Proposed food allergy legislation gains support

Food allergies are a serious and potentially life-threatening medical condition, and they are on the rise.

F.A.R.E. (Food Allergy Research & Education), a leading national advocacy group, estimates that 32 million Americans have food allergies. Food allergies affect one in 10 adults and one in 13 children and send someone to the emergency room every three minutes.

Research is underway to determine what causes food allergies, why the incidence of food allergies is rising, and what can be done to stop or slow the epidemic. Unfortunately, this research is underfunded, and it might be many years before those questions can be answered.

However, there is hope.

On April 8, 2019, Representative Doris Matsui (D-CA) introduced a federal bill in the House of Representatives that is designed to improve the health and safety of Americans with food allergies.  The bill (H.R. 2117), which is called the FASTER Act (for Food Allergy Safety, Treatment, Education and Research) would accelerate data on food-allergic disease, allocate CDC funding to gather disease prevalence data, issue a directive to study the consumer costs of food allergies and provide support for drug development.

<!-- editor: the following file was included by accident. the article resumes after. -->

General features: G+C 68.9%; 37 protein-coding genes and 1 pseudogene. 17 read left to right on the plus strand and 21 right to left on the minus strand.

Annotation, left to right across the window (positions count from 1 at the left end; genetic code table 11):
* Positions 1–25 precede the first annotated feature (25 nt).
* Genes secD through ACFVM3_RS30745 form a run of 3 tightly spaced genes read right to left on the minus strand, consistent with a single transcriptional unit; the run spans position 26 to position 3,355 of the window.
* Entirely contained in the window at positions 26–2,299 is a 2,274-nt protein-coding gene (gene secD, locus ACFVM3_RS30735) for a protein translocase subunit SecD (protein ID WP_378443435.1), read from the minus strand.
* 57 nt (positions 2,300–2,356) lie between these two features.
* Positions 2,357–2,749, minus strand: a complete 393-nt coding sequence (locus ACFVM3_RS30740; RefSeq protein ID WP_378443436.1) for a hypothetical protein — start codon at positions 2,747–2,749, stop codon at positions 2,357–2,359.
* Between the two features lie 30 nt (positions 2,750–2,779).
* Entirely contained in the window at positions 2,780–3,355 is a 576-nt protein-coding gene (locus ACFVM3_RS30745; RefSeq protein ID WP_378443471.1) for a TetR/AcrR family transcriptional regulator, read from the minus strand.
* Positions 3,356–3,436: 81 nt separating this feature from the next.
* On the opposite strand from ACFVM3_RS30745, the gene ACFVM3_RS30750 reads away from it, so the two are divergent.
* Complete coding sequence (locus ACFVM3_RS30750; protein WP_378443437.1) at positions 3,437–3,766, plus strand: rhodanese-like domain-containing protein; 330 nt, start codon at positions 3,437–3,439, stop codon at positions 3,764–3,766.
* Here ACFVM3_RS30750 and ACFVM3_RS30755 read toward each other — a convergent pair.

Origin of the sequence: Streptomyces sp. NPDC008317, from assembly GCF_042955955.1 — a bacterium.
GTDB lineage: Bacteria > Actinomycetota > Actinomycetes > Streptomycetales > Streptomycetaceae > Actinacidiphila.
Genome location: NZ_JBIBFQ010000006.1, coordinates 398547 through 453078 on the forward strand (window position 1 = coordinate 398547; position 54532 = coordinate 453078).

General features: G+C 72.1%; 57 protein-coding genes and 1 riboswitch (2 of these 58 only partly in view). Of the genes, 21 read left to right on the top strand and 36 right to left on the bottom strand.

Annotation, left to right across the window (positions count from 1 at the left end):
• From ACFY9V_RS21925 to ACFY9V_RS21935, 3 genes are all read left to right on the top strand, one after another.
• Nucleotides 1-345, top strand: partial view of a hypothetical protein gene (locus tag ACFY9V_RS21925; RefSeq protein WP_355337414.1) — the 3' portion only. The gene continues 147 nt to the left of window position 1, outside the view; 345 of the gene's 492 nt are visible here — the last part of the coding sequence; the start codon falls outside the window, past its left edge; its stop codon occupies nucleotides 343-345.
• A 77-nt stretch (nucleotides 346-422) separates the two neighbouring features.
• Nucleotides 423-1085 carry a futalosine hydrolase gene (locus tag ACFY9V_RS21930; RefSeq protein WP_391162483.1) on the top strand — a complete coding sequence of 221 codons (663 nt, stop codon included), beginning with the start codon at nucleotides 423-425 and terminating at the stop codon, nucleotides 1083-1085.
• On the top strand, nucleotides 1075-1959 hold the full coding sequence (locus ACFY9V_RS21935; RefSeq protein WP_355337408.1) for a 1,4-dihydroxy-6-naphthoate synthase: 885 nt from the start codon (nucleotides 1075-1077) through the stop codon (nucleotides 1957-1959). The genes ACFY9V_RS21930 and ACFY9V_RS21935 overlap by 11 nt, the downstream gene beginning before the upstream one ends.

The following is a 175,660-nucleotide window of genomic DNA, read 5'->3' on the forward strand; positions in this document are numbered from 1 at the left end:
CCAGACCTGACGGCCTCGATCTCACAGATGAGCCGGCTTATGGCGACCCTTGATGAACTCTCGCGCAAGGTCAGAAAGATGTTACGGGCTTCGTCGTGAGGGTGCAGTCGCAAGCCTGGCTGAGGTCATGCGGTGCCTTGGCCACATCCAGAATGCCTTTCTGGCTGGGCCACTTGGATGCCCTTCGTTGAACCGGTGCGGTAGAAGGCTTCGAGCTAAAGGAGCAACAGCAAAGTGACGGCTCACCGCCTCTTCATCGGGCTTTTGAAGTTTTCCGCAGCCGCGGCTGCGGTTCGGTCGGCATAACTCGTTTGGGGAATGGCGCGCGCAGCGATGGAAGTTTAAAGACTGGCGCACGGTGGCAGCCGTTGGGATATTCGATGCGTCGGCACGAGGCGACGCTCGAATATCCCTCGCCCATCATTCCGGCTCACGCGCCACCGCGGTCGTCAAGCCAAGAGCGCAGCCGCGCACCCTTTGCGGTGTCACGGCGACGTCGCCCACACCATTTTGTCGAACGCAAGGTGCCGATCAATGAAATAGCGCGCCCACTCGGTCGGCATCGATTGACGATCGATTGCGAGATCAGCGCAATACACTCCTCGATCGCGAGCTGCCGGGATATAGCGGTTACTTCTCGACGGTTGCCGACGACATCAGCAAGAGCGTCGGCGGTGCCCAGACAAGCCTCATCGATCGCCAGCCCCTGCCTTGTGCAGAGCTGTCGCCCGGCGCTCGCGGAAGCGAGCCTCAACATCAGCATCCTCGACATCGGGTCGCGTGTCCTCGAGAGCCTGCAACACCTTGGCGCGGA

In addition to providing much-needed funding, standardization, and treatment, the FASTER Act would include sesame as a top food allergen under labeling law.  Under current law, food manufacturers do not have to declare when sesame is an ingredient, even though the number of individuals allergic to sesame has increased significantly over the past two decades.

As of the date of this article, 36 Congressional representatives have signed on to co-sponsor the bill, which is continuing to gain support.

F.A.R.E. has made it easy for individuals to ask their elected representatives to support the FASTER Act, by clicking here. 

Click here to read the text of the bill available on the Congressional website.

Allen & Allen is monitoring this legislation which, if passed, would improve the lives of millions of Americans with food allergies.